One reason that people have trouble with their finances isthat they tend to be lazy about managing them. That is not to saythat one should spend 24 hours a day making sure every littlefinancial detail is in order, but when you begin to lose money in waysthat could be solved with a small amount of time and organization,you've joined the many people who are financially lazy.
Here are 10 signs that you may be one of them:
1. You don't pay off your credit card in full each month.
Credit cards should be a tool used to your advantage and not one that keeps you in debt. If you are carrying a balance on your credit card,then you have been spending more money than you have and need torework your budget. That budget should include paying more than theminimum to defeat your previous laziness.
2. You pay banking fees.
Banking fees are usually the result of not paying attention to theamount that you have in your account. A bank is a place to keepyour money so you can earn more money, not a place to lose money bypaying fees. If you pay banking fees on a regular basis (or even everyonce in a while), you are being lazy about keeping track of how much youhave in the accounts, and you need to start keeping track so that fees areno longer a drain on your finances.
3. You still have your savings in a brick-and-mortar bank.
Part of taking care of your finances is to maximize the amount ofinterest your money earns. Most brick-and-mortar banks pay a paltryamount on their savings accounts. With online banks paying more than 5% with $1 minimums and no fees, you're being lazy with your money if you are not taking advantage of at least one of these offers. Some of these banks and their rates are: Apple Bank (5.27%), Amboy Direct (5.25%), FNBO (5.25%), Emigrant Direct (5.05%), HSBC (5.05%) and E*Trade (5.05%)
4. You don't compare your insurance rates once a year.
Insurance is a competitive industry with rates that continuallyfluctuate. No matter what type of insurance you're paying for, youshould do a comparison once a year to make sure that the rate yourpaying is competitive. If you don't get around to checking once ayear, you're being financially lazy and likely paying more than youneed to be.
5. You have more than an occasional ATM fee.
ATM fees can add up to hundreds of dollars just to get your own money. When you pay to access something that is already yours, it's a sign of financial laziness. If you haven't looked for a bank or credit union that doesn't charge ATM fees or you haven't come up with a plan so that you have enough money and don't need to accrue those ATM fees, you need to do so now.
6. Your phone service is over- or underutilized.
Most people get a phone service with certain add-ons (if a land line) or minutes (if a cell phone) and keep it. The problem is that how youthought you would use the phone and how you actually use it areoften quite different. If you have overages every month or large amounts of unused minutes on your cell phone, then you need to changethe minutes you pay for to better reflect your calling habits. If youhave options on your land line such as call waiting that you never use,you need to get rid of them. Keeping a plan that doesn't fit the wayyou use it is being financially lazy.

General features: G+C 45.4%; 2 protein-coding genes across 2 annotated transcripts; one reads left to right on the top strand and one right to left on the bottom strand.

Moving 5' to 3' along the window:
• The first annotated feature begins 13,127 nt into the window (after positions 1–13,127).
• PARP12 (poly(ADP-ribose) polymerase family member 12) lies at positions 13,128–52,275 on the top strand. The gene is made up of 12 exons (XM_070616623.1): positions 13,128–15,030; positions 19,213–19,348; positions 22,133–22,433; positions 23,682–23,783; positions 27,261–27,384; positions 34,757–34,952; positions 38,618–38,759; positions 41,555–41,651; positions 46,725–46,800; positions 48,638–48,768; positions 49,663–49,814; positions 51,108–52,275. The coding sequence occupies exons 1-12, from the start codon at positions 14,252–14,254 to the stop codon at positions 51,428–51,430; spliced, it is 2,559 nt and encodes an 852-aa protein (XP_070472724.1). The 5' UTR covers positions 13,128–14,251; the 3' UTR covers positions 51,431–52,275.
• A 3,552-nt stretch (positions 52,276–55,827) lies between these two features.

7. You have subscriptions you don't use.
One reason that many service providers offer a great initial deal on their services is to get you to sign up for their program. They knowthat once signed up, many people are too lazy to cancel theirsubscription. If you have subscribed to a service that you don't usebut haven't canceled it yet, you are being financially lazy. It couldbe anything from magazines that you don't read to a gym membershipthat you don't use as much as you'd planned. Whatever it is, if youare paying for something on an ongoing basis that you are not using,you need to cancel it.
8. You're not contributing to an IRA.
"I don't have enough money to contribute to an IRA" is a financially lazy excuse because the longer you wait, the more it's going to cost you due to the power of compound interest. If you don't believe that you have enough money to contribute to an IRA, then you need to sit down and make a plan for how you can afford to contribute.
9. You don't contribute the full 401(k) match your company offers.
One of the greatest perks you can get from a company you work for is matching funds for contributions you make to their 401(k) plan. If your company matches your 401(k) contributions and you are not putting in the full amount up to the match, you are basically throwing away freemoney. Throwing away free money is always being financially lazy.You need to make sure that you are investing the full match amount orfigure out a way that you can.
10. You haven't done your taxes yet.
While I am using taxes in this example, it really applies to anyfinancial matter you wait until the last minute to complete. Waitinguntil the last minute means that mistakes are much more likely tooccur, you may miss deductions that you qualify for in the rush tocomplete them, and you may incur fees if you can't get it done on time.It's a financially lazy attitude to not give yourself plenty of timeto complete all the financial tasks you have.
If you find that any of the above issues rings true to your finances, it's time to make a change. The positive point is that even if you have been financially lazy in the past, you can solve this with only a bit of effort once you recognize the areas in which you should be doing more. Learning to defeat your financially lazy impulses can go a long way to helping you get your finances in order.
Jeffrey Strain has been a freelance personal finance writer for the past 10 years helping people save money and get their finances in order. He currently owns and runs SavingAdvice.com.